Better Call Saul has always felt like an open world where even the most obviously insignificant characters can enter and subtly alter the show’s complicated narrative.
For example, a cab driver named Jeff who appears in the Season 4 premiere episode “Smoke” as a quiet creep who spooks Gene Takovic (Bob Odenkirk) disappears from the screen and our minds for the remainder season.
In the Season 5 premiere, “Magic Man,” he emerges as a scheming con artist seeking to blackmail Gene by threatening to reveal his true identity as Saul Goodman.
Now, the character initially portrayed by We Own The City’s Don Harvey before being replaced in Season 6 by Station 19’s Pat Healy has had a greater impact on recent episodes “Nitty” and “Breaking Bad” than central characters such as Kim Wexler (Rhea Seehorn), Mike Ehrmantraut (Jonathan Banks), and Gus Fring (Aaron Paul) (Giancarlo Esposito).
It appears that the series will conclude with the introduction of a new figure with Walter White-like traits.
The third-to-last episode of the Better Call Saul series, appropriately named “Breaking Bad,” features the eagerly anticipated reunion of Bryan Cranston’s Walter White and Jesse Pinkman (Aaron Paul).
In the final 20 minutes of the episode, however, we meet one of Gene’s identity theft victims who seems poised to have a greater impact on the conclusion of Better Call Saul than the drug-selling duo that introduced us to Saul in the first place.
Kevin Sussman portrays an unnamed, poor businessman whom Gene and Jeff drug with alcohol and barbiturates as part of a series of cons designed to render their victims unconscious so that Buddy, one of Gene’s shady associates, can sneak into their homes and steal their credit cards and personal identification to sell to a third party.
Sussman’s unidentified persona is an unremarkable plot device that helps Gene delve deeper into his previous criminal tendencies in order to recoup the riches he discovers the federal government confiscated in their criminal case against White.
Then, he consumes a variety of medicines before revealing to Gene, posing as Victor, that he has cancer.
This revelation reignites the smoldering fires of the sympathetic Jimmy McGill still within Gene as he doubts whether Sussman’s character should consume more booze. This is despite the fact that this consumption is crucial to Gene’s heist strategy.
But, as is typical of Better Call Saul’s subversive narrative, this revelation prompts Gene to recall how much of a jerk a cancer-ridden Walter White was, an experience he exploits to encourage Buddy to rob the man, despite Buddy’s reluctance to steal from a man with illness.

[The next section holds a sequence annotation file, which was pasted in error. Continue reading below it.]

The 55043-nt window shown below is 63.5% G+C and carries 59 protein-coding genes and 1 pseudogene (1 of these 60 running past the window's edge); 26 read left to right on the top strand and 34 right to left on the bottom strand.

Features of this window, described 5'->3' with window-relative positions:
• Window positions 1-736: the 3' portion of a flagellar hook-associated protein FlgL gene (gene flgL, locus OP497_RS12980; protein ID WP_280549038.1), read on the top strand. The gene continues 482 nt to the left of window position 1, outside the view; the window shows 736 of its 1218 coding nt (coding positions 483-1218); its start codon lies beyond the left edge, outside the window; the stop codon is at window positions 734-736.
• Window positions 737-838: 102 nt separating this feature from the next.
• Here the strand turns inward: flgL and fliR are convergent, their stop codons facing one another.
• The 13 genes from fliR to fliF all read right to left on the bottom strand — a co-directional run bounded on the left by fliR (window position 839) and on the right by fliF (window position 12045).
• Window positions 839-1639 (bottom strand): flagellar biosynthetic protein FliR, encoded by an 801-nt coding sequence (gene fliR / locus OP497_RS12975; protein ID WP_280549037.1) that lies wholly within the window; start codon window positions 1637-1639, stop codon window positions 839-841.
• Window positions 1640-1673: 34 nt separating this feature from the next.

Gene chooses towards the conclusion of the episode to attempt the robbery himself, blinded by his desire to regain his former wealth.
The preview for the penultimate episode appears to show police approaching the residence of Sussman’s character, implying that the unnamed cancer patient will either directly or indirectly bring Gene into close contact with law enforcement, bringing him one step closer to the prison sentence he has evaded for the entirety of Better Call Saul’s run.
Where Did I Meet Kevin Sussman?
If Sussman’s description of the nameless cancer patient as a glum everyman seems familiar, it’s because you’ve certainly laughed at his loneliness.
The 51-year-old actor is most known for his role as The Big Bang Theory’s failing comic book artist and depressingly single dunce Stuart Bloom, who once verbally vomited a confession about his clinical depression while attempting to seduce a woman.
Sussman appears in 84 of the show’s 279 episodes, including the series finale, “Stockholm Syndrome,” in which Halley, Howard (Simon Helberg), and Bernadette’s (Melissa Rauch) daughter, lose a tooth after falling (more like laughingly rolling down) the stairs while under his supervision.
Sussman most recently starred in Hulu’s Emmy-nominated true story drama The Dropout as Theranos’ neurotic lab director Mark Roessler, who assisted the investigation into the company before (stupidly) deleting incriminating emails between him and Theranos’ management.
Mark was replaced as lab director by a dermatologist, and there was no indication as to whether or not he was still alive.
Sussman made his mark on the big screen as the eccentric fan Lenny in Almost Famous, the wisecracking divorce papers delivery man in Burn After Reading, and Mac Bailey, one half of the assassin duo in the 2010 film Killers, before he appeared on television.
Outside of The Big Bang Theory, Sussman has predominantly portrayed supporting characters with scene-stealing moments. Sussman will, nevertheless, be on your mind as the critically acclaimed series nears its conclusion due to his nameless position in Better Call Saul.